Northern Ireland and the blues have a long and happy history, beginning in the early 60s when R&B was one of the most popular forms of music on the live scene.
Venues like The Maritime Hotel in Belfast gained a reputation for incubating the best rhythm and blues stars. Early performances from Van Morrison and Them cemented the Maritime’s reputation, and bands like The Mad Lads, Taste, Just Five and The Deltones were much loved throughout the 60s.
Blues and R&B guitarist Rory Gallagher is an adopted son of Belfast. Born in Donegal, he made his name with the band Taste, who had their breakthrough in Belfast. As a solo artist, he was one of a handful of musicians to play gigs in the city at the height of ‘The Troubles’ and had a great love for Belfast.
Portstewart guitarist Henry McCullough is widely regarded as a R&B legend. He played with Joe Cocker and The Grease Band and is the only Irish artist to have played at the Woodstock festival.
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He was also a member of Paul McCartney’s Wings in the early years of the band, before leaving to work as a session musician with Donovan, Frankie Millar, and Marianne Faithful, amongst others.
Rab McCullough is another guitarist who has made an impression on the international blues scene. He played with Jimi Hendrix, John Mayall, and Rory Gallagher during the 60’s and 70’s, but when the violence began in Northern Ireland, he returned to Belfast to be with his family, cutting his promising career short.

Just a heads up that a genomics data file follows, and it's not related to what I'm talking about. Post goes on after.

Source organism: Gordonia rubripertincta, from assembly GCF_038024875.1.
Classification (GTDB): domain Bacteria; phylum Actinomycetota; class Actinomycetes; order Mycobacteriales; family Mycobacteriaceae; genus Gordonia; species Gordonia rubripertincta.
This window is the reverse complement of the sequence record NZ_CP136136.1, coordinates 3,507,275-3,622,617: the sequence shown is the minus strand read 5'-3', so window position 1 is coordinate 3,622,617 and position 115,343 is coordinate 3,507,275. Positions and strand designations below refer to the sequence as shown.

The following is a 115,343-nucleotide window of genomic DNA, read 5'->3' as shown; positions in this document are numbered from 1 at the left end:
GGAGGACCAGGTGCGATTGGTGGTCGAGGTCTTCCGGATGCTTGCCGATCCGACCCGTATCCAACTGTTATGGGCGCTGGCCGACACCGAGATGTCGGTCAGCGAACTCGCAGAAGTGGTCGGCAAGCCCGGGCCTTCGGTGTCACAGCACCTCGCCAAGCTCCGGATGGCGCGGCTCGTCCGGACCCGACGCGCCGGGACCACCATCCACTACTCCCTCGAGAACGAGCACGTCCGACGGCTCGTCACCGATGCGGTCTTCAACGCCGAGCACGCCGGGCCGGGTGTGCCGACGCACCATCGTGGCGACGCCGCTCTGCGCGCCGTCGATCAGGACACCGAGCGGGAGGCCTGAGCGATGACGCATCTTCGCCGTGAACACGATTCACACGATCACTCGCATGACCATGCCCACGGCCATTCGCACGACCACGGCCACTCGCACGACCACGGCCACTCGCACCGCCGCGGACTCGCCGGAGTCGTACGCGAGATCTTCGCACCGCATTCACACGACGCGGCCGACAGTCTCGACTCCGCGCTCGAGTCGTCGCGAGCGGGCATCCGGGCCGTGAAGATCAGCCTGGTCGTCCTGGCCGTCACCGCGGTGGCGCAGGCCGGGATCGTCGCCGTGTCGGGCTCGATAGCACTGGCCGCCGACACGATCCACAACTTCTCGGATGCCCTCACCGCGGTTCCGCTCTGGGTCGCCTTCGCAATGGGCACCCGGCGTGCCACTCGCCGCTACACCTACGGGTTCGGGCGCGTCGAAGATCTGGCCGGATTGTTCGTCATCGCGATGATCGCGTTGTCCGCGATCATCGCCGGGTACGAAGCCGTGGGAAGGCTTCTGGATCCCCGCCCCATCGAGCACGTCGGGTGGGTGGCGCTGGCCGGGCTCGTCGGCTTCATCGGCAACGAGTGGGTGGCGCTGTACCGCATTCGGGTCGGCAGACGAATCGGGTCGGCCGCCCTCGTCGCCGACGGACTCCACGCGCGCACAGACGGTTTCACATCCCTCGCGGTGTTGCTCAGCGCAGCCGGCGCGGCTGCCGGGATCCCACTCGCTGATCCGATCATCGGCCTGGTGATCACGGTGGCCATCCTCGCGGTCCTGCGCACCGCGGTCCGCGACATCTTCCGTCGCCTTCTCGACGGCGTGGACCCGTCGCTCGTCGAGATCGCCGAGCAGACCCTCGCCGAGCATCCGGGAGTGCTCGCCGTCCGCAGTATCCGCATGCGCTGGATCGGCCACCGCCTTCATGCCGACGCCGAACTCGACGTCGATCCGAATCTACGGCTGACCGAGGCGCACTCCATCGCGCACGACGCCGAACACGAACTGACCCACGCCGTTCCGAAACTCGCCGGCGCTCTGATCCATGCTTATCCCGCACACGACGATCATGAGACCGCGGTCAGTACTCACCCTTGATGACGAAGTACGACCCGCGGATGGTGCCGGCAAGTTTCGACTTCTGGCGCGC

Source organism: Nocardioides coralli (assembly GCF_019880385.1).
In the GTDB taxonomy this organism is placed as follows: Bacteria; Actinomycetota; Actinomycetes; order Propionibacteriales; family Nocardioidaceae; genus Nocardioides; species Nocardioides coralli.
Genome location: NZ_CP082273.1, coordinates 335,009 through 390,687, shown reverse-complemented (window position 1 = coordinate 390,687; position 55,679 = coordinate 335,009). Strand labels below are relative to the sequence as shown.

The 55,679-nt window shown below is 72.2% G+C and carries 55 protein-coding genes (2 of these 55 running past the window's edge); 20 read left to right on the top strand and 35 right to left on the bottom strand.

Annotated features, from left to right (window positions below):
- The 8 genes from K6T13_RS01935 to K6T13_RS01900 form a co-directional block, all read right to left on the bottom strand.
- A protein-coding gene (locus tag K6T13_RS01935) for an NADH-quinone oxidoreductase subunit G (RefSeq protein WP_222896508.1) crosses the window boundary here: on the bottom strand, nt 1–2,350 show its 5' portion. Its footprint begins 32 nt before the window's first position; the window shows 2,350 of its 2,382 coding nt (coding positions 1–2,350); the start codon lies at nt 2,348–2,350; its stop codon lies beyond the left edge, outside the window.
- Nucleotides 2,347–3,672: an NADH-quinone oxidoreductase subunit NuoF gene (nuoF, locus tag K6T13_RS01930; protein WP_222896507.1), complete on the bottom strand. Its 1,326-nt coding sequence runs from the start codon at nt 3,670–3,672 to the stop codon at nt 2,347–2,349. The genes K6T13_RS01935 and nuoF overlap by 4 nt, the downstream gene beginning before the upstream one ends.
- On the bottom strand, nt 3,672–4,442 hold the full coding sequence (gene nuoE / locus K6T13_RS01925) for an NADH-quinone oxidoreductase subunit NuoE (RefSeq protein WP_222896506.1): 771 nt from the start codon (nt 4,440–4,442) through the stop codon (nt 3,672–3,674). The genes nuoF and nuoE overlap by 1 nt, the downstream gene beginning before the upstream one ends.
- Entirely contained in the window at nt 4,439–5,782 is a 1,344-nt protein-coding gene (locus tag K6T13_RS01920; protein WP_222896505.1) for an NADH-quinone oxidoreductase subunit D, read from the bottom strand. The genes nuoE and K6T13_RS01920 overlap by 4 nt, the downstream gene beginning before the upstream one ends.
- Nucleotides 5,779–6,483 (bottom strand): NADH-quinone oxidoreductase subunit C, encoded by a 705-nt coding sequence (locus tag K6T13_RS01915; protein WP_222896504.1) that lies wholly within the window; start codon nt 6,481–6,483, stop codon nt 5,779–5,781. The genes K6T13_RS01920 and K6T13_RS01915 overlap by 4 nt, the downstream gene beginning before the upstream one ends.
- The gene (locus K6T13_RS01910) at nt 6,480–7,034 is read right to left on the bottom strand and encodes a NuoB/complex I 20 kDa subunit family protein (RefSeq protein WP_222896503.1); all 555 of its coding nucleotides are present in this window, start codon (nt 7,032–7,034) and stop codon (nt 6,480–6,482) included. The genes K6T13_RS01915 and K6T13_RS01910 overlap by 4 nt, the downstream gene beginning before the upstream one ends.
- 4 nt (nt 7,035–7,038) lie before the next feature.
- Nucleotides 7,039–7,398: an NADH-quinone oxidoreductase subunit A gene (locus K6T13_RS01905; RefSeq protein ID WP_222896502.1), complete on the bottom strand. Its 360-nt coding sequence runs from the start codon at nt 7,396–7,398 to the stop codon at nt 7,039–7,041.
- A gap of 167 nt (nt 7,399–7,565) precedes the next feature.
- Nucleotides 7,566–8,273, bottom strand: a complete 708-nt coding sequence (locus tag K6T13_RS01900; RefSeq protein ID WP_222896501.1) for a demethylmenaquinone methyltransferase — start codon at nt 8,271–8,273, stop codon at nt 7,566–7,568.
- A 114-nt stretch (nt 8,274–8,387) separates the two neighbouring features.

With the end of ‘The Troubles’ in the late 90s, Rab returned to Memphis, and was immediately recognised as a blues star. Revitalised, he began to tour international blues festivals, and released his album ‘Belfast Blues’.
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His album 'Belfast Blues' was voted album of the year by the US Real Blues magazine.
Rab McCullough is now recognised as one of the UK’s best blues guitarists, and continues to collaborate with the best contemporary blues musicians in the world.